What Do I Have to Be Thankful For?

November is when we take time to share what we’re thankful for. Many of my friends post on Facebook or send an email every day this month, listing all the wonderful things they’re grateful for: long marriages, perfectly-behaved kids, flowers their husbands gave them.

And it really ticks me off!

My life has not been like that, so my list of thanks is quite different.

In the projects with Mom and little brother. I learned to fake smile.
  • I’m thankful that I grew up in the projects of Cleveland. It taught me the value of a dollar so I can be content with what I have and not always spend money for the latest and greatest.
  • I’m thankful that I had to share a top bunk with my sister until I was eight. I learned that I don’t need a lot of space and today I don’t waste money on a huge mortgage for a big house.
  • I’m thankful that I survived my father’s abuse when I was a child. Now I’m stronger than I ever thought possible and I can handle whatever life dumps on me.
  • I’m thankful that I had no scholarships or parental support to get me through college. I truly earned my degrees and appreciate them much more than if they had been handed to me.
  • I’m thankful that my first marriage lasted 19 years. Although I wish it had been “till death do us part,” it gave me two wonderful sons and two beautiful granddaughters.
  • I’m thankful for four years as a single mom. I understand what it’s like to handle the struggle of being both mother and father and I can empathize with others in dual roles.
  • I’m thankful that I had a wonderful second marriage for 13 years, though I wish it had been longer. God had the option of keeping us apart or letting me meet my second husband, knowing I’d have him only a short time. I can’t help but be thankful for God’s choice.
  • I’m thankful that my sons had problems growing up. They had to work hard to become the strong, upstanding men they are today.
  • I’m thankful that I pinched pennies to I could afford to retire to write and speak fulltime. Now I can share my experiences and my heart with others – with you – and hopefully help you tackle whatever you’re facing today.
  • I’m thankful that I avoided, survived, or abandoned toxic relationships. I miss some friends and family members who are no longer in my life, but I’m happier without them. I pray they will reduce their negativity, but I can’t change them. I wish good for them.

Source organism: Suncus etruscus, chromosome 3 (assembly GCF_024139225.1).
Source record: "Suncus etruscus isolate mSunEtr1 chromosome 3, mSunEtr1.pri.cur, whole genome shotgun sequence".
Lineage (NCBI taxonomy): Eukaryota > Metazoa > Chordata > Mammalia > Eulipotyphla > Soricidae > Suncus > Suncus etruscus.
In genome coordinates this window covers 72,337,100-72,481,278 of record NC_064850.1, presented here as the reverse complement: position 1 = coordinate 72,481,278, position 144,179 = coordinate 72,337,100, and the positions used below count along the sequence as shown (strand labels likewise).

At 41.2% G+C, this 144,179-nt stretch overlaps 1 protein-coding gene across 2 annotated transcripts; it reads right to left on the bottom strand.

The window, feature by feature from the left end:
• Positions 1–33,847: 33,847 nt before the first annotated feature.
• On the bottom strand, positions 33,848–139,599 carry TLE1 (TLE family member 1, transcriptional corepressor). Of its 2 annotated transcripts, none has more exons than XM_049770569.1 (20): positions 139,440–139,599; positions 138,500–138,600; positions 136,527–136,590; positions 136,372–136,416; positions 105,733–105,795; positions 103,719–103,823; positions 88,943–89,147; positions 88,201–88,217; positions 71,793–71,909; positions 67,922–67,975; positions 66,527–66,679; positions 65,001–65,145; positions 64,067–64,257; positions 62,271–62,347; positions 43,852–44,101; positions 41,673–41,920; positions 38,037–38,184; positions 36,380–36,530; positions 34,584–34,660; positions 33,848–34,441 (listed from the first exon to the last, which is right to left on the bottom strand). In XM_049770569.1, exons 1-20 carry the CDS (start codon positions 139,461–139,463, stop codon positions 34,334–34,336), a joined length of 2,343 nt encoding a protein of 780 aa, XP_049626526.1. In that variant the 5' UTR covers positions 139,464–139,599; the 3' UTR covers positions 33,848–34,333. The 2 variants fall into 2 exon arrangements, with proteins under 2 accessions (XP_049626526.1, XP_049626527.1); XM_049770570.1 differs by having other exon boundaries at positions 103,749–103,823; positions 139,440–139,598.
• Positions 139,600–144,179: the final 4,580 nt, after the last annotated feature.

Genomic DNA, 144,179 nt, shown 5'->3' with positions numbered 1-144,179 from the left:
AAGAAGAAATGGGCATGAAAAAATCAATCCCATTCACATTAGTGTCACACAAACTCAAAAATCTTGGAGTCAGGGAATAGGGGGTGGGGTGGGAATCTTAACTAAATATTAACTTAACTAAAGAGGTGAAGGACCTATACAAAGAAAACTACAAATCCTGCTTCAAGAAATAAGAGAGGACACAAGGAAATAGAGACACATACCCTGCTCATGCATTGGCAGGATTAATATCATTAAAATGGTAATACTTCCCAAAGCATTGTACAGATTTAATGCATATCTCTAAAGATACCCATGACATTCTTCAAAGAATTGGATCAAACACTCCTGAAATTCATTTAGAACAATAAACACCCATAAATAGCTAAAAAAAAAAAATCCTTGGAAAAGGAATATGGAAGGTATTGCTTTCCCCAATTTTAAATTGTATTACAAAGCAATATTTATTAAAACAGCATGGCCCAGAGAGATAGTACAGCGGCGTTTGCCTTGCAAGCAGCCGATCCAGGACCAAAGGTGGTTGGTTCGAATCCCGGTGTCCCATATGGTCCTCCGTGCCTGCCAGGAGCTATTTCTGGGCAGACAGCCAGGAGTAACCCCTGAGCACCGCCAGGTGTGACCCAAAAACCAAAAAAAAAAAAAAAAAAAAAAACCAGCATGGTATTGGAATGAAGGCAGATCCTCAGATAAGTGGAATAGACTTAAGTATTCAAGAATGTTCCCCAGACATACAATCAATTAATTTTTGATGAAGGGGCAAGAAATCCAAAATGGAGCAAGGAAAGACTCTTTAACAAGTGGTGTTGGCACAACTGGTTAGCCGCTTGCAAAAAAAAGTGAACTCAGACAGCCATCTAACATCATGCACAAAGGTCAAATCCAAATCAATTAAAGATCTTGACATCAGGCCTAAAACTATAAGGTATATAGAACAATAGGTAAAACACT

• I’m thankful that my knees don’t work well. I’ve had problems for decades, but lately, the pain makes me slow down. As a result, I’m choosier about what I do and I enjoy life more.
  • I’m thankful that my body is falling apart because I’m getting old. The alternative – not living long enough to get old – would keep me from spending time with those I love.

Life is precious.

Other speakers call themselves resilience experts, but I am their queen. That’s how I earned the title “Queen of Resilience.” I could wish for an easier life instead of that designation, but I’d just be bored. And boring.

So, thank you, God, for trusting me enough to give me the tough lessons to make me what and who I am today. And for continuing to teach me when I was too stubborn to learn the first time.

Thank you for being the Father I need, and for changing the path of my life to lead me here today.

Help me remember to thank you all year, not just in November.

One comment

  1. Thank you for sharing, Debbie.

    So often we tend to focus on the good things in our lives to be thankful for, but the rough parts can bring blessings, too. I appreciate your openness and honesty and the reminder to keep our eyes focused on the lessons God is teaching us. We have much to be thankful for.

    Blessing to you,

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